Pacific Future Energy has selected an area known as the Dubose Flats in which to build the 200,000 bbl/d refinery. The refinery will be powered by wood waste biomass, from the local forestry industry, and the company claims its net carbon emissions will be near zero. 
Exporting refined products will pose less of a risk than raw bitumen to the marine environment in the case of a spill. The refinery is expected to create 3,500 jobs during construction and 1,000 during operation.
“Not only would our proposal provide a value-added way to get Canadian oil to growing world markets, but it would also protect both Canada’s land and marine environments from the effects of a heavy oil or bitumen spill,” said CEO Robert Delamar.
Pacific Future Energy will consult with Canada’s First Nations, the Canadian Environmental Assessment Agency the British Columbia Environmental Assessment Office and the public as it finalises plans for the refinery. The company hopes to begin construction in 2018, with startup scheduled for 2021.
Several other bitumen refining plants are planned on the British Columbia coast, including by Eagle Spirit Energy and newspaper tycoon David Black.

December 21, 2015

Roads that De-Ice themselves

As winter approaches, shops, cities and householders are stocking up on salt, gravel and sand in anticipation of slippery roads. However this annual ritual in colder climates might quickly grow to be pointless. Researchers report in ACS’ journal Industrial & Engineering Chemistry Analysis a brand new street materials that would de-ice itself.

Each winter, when climate forecasters predict snow or icy circumstances, native governments deploy vans that mud roads with salt, or different chemical mixtures to assist forestall ice build-up. Residents escape their very own provide to maintain their walkways and driveways from freezing over and turning into dangerously slick.

However the de-icer does not keep on the streets for lengthy. Melting snow and automobiles driving by wash or pressure it off, making re-application crucial. To interrupt this cycle, Seda Kizilel and colleagues needed to see if they might devise a method to ice-proof the street itself.

The researchers began with the salt potassium formate and mixed it with the polymer styrene-butadiene-styrene. They added this combination to bitumen, a serious element of asphalt.

The ensuing materials was simply as sturdy as unmodified bitumen, and it considerably delayed ice formation in lab research. The brand new composite launched de-icing salt for 2 months within the lab, however the results might final even longer when used on actual roads, the researchers observe.

In that occasion, the salt-polymer composite can be evenly embedded all through the asphalt. Thus, as automobiles and vans drive over and put on away the pavement, the salt might regularly be launched—probably for years.

Extra info: Derya Aydın et al. Gelation-Stabilized Useful Composite-Modified Bitumen for Anti-icing Functions, Industrial & Engineering Chemistry Analysis (2015).

Summary
Ionic salts as anti-icing brokers have been extensively used to get rid of accumulation of ice on asphalt surfaces. Nevertheless, salt may be simply eliminated by rain or cars and requires frequent software on roads.

Apart from this financial consideration, anti-icing brokers compromise the mechanical properties of asphalt and have a adverse influence on dwelling organisms and the setting when utilized in giant quantities.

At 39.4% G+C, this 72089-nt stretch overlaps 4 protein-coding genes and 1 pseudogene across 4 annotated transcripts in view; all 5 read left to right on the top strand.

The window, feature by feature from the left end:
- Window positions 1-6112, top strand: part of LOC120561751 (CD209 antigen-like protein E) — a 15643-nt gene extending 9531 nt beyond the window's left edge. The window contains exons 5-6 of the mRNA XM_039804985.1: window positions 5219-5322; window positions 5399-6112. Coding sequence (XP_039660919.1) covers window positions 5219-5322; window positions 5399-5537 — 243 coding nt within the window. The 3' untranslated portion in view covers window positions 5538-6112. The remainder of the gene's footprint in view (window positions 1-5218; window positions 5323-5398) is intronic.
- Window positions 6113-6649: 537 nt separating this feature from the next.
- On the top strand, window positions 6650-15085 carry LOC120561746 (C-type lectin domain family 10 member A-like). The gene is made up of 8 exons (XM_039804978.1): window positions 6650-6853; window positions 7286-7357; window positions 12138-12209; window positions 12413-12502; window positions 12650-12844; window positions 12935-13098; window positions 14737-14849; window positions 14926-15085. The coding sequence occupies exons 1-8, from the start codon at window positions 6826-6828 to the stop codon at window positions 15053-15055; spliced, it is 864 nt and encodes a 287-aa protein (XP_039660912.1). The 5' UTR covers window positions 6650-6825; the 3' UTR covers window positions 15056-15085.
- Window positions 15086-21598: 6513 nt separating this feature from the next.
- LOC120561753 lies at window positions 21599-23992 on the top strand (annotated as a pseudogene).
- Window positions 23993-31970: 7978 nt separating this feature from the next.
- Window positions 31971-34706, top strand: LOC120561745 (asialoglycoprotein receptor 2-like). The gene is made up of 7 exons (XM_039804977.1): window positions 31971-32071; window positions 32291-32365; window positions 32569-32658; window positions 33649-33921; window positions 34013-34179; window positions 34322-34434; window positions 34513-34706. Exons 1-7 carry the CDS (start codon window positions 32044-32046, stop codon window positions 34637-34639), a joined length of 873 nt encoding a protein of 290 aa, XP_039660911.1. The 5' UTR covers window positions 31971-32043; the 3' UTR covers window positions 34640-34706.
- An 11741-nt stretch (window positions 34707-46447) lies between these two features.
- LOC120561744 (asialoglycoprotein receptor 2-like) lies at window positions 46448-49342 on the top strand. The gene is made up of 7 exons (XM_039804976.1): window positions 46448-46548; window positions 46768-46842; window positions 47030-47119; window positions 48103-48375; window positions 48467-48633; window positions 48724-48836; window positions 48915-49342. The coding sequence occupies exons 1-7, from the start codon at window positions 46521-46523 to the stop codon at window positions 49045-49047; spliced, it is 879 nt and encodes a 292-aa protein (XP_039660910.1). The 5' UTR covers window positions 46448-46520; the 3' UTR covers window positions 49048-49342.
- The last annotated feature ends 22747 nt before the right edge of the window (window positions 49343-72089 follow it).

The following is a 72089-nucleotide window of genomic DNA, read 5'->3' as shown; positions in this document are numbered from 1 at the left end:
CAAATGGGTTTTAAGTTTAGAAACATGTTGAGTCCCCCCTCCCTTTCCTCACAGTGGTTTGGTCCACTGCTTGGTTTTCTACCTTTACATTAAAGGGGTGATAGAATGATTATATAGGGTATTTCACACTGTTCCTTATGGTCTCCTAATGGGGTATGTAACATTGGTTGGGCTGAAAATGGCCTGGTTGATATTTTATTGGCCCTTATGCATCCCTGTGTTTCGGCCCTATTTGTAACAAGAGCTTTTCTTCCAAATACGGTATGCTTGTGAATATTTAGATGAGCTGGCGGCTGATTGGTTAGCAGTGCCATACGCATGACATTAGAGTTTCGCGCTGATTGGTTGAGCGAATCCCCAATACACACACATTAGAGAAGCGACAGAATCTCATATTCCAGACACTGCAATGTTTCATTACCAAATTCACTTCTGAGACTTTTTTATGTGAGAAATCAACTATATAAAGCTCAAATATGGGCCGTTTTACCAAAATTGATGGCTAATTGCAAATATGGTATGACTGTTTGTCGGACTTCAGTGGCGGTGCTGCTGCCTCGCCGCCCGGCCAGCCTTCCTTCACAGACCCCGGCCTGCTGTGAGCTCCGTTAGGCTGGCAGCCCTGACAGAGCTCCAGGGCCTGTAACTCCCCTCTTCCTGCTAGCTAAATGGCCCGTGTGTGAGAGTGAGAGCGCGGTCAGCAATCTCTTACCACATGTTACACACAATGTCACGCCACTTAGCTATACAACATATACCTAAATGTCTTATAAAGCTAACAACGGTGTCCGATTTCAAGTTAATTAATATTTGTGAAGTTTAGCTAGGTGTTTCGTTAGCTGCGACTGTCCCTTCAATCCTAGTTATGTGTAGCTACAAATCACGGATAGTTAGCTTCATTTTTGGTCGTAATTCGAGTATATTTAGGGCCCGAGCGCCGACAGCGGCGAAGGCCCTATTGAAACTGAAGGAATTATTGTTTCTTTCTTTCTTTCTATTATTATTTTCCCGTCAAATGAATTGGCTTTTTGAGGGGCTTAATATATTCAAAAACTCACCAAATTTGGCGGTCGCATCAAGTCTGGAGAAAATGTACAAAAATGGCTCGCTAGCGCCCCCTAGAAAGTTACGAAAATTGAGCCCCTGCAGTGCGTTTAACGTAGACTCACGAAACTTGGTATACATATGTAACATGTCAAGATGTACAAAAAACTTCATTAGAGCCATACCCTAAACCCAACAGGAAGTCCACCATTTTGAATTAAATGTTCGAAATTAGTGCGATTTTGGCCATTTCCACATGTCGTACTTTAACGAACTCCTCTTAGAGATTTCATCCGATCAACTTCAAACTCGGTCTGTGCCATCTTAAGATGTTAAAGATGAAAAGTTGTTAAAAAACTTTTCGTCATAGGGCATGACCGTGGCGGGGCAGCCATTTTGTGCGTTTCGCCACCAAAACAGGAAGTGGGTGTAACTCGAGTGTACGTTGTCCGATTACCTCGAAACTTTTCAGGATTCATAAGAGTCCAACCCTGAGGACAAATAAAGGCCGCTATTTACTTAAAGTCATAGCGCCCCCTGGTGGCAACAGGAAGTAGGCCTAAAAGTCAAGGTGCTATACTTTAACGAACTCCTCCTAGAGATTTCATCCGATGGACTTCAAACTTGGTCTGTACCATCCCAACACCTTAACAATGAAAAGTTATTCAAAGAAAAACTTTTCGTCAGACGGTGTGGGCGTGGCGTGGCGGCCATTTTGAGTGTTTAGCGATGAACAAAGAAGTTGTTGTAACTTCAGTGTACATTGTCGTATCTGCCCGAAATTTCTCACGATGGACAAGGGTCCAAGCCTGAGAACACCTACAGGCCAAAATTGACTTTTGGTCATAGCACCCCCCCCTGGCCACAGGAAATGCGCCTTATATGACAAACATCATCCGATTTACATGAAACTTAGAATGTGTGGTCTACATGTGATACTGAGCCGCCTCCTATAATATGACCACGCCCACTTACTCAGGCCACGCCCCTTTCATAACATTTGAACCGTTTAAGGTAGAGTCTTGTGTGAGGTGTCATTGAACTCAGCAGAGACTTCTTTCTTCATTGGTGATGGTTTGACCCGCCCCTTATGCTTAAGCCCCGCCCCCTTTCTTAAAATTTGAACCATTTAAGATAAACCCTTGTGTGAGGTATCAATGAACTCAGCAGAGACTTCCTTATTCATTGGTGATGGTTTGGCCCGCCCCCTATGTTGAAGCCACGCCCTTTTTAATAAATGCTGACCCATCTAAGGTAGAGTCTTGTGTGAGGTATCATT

Incorporation of hydrophilic salts into bitumen, a hydrophobic asphalt binder, and managed launch of particular molecules from this hydrophobic medium can present an efficient answer for decreasing ice formation on pavements.

Bitumen has beforehand been modified by numerous polymers, together with styrene-butadiene-styrene (SBS) for improved power and thermomechanical properties. Nevertheless, an anti-icing perform was not thought-about in these earlier designs. In a earlier research, we developed a useful polymer composite consisting of potassium formate (HCOOK) salt pockets dissolved in a hydrophilic gel medium and dispersed in a hydrophobic SBS polymer matrix.

Right here, we developed an revolutionary technique to acquire polymer composite-modified bitumen and investigated additional the anti-icing properties of the practical bitumen. We improved incorporation of this polymer composite into bitumen and demonstrated correct distribution of the composite inside bitumen by means of morphological and rheological evaluation.

We characterised the anti-icing properties of modified bitumen surfaces and demonstrated vital will increase in freezing delay of composite-modified bitumen in comparison with base bitumen in a temperature- and humidity-controlled chamber. As well as, we characterised the discharge of HCOOK salt from polymer composite-modified bitumen and noticed salt launch inside the vary of 1.07–10.eight% (w/w) in 67 days, relying on the composite content material. The outcomes show the potential of this polymer composite-modified bitumen for anti-icing performance and for industrially related purposes.

Source- Sunnews Journal

December 15, 2015

Heavy Crude Spill Study

Refugio Rupture Informs Heavy Crude Spill Study
Environmental Consequence of Diluted Bitumen Spills Analyzed

A new study states that diluted bitumen, a raw material used as a feedstock in oil refineries, turns into a “heavy, viscous, particle-laden residue” after days of exposure, say, in ocean water after an incident like the Refugio Oil Spill.

That’s not unlike the type of oil found on the beach and in the water by the people who attempted to restore the shore this past May.

The heavy crude that befouled Refugio may not literally be diluted bitumen, explained UCSB geochemist David Valentine, but it has characteristics that are more like diluted bitumen than the lighter oils to which current spill response is tailored.